The 1961–62 season saw the rules amended to allow three teams from each country to enter. The "one city, one team" rule was temporarily abandoned and two teams represented each of Edinburgh, Milan, and Barcelona (respectively Hibernian and Heart of Midlothian, Internazionale and A.C. Milan, and FC Barcelona and RCD Espanyol). This increase in teams resulted in Spanish teams continuing to dominate the competition. FC Barcelona were now regularly joined by Valencia CF and Real Zaragoza. These three clubs won the competition six times between them from 1958 to 1966. The Fairs Cup saw three all-Spanish finals in 1962, 1964, and 1966. The 1962 final saw Valencia CF beat FC Barcelona 7–3 on aggregate and in 1963 they retained the title after beating Dinamo Zagreb with a 4–1 aggregate score. They reached their third final in 1964 but lost 2–1 to Real Zaragoza in a single game at the Camp Nou.
The 1965 tournament saw a record entry of 48 teams, testimony to the growing status of the Fairs Cup. It also produced only the second final not to feature a Spanish team. Ferencvárosi TC of Hungary beat Juventus in another single-game final. The 1966 competition attracted attention for all the wrong reasons. Chelsea were pelted with rubbish at Roma and Leeds United fought a bruising encounter with Valencia CF which ended with three dismissals. Leeds also had Johnny Giles sent off in the semi-final against Real Zaragoza. The final saw FC Barcelona beat Real Zaragoza 4–3 on aggregate.
The 1967 tournament saw the emergence of English clubs with Leeds United reaching the final. Although they lost to Dinamo Zagreb, they returned the following season and defeated Ferencvárosi TC to become the first English club to win the competition. The subsequent victories of Newcastle United and Arsenal and a second win for Leeds United saw English clubs winning the last four Fairs Cup tournaments. The last final saw Leeds United declared winners on away goals after drawing with Juventus 3–3 on aggregate.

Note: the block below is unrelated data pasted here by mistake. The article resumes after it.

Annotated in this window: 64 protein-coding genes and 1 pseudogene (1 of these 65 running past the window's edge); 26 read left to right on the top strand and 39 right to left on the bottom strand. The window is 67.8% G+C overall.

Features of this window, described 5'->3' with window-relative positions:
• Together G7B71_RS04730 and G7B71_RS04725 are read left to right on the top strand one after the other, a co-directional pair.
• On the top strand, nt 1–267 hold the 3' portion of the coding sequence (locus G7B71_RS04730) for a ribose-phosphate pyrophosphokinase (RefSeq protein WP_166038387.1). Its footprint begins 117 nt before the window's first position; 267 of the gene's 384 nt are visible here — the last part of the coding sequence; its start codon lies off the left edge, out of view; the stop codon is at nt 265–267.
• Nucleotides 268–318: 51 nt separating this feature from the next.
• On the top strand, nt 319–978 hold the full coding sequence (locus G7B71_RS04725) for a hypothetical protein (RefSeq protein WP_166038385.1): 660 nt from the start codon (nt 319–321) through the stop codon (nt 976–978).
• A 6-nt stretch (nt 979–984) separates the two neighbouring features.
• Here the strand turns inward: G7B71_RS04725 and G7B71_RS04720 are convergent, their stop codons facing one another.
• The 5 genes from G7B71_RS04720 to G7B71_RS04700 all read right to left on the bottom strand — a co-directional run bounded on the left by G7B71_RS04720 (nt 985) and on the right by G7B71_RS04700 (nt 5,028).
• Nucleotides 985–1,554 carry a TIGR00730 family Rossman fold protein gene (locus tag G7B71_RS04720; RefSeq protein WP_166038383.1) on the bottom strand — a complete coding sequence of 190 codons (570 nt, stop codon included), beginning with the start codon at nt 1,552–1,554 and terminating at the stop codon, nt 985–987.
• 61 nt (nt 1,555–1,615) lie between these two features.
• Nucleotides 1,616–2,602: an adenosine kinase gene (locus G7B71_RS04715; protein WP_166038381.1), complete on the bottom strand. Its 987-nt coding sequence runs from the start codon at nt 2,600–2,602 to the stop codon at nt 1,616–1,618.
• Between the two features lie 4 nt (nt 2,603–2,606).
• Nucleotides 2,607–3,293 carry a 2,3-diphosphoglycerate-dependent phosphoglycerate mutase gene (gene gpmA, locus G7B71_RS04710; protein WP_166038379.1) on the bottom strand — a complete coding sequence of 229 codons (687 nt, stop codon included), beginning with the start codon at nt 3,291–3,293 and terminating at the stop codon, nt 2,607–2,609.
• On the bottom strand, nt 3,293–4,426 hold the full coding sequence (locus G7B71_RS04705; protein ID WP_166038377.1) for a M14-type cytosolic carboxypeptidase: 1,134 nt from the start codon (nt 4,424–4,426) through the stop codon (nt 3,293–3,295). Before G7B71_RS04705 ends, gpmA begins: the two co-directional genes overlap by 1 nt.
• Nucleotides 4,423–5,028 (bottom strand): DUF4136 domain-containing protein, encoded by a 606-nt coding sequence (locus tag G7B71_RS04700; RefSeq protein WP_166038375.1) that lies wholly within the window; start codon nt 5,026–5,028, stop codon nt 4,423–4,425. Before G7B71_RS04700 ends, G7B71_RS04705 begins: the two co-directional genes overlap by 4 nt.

In the 1971–72 season the competition was taken over by UEFA and relaunched as the UEFA Cup. By replacing the trophy, renaming the competition, and revising the entry regulations, UEFA effectively ended the Fairs Cup. Among the changes was the abandonment of the "one city one team" rule, which had had a particularly bad effect on English entrants for 1969–70, when Liverpool (2nd), Arsenal (4th), Southampton (7th), and Newcastle United (9th-also holders) got the places, at the expense of Everton (3rd), Chelsea (5th), Tottenham Hotspur (6th), and West Ham United (8th). The Football League upheld the geographic rule until 1975, when UEFA pressured the League to drop it or face sanctions. Everton that year, having come 4th, would have been excluded from the competition due to Liverpool's 2nd-place finish.
Trophy play-off match
After the 1970-71 season the organisation of the Fairs Cup was taken over by UEFA. The competition was rebranded as UEFA Cup with a new trophy being introduced which is still in use today. The old trophy had not been won by any club permanently, so UEFA organised a play off match to decide who would gain permanent possession of the original Fairs Cup trophy. Before the match, FIFA President Sir Stanley Rous presented silver insignias to the members of the 1958 title winning side, FC Barcelona.
|Year||Home Team||Score||Away Team||Venue|
|2–1|| Leeds United
|Camp Nou, Barcelona|
|Single match play-off|
|Club||Winners||Runners-up||Winning years||Runner-up years|
|Barcelona||3||1||1958, 1960, 1966||1962|
|Leeds United||2||1||1968, 1971||1967|
|Birmingham City||0||2||1960, 1961|
All-time top scorers
|1||Waldo Machado da Silva||31||Valencia|
|2||Peter Lorimer||20||Leeds United|
|José Antonio Zaldúa||Barcelona|
|7||Evaristo de Macedo||17||Barcelona|
|9||Marcelino Martínez||15||Real Zaragoza|
Top scorers by season
- Source: rsssf.com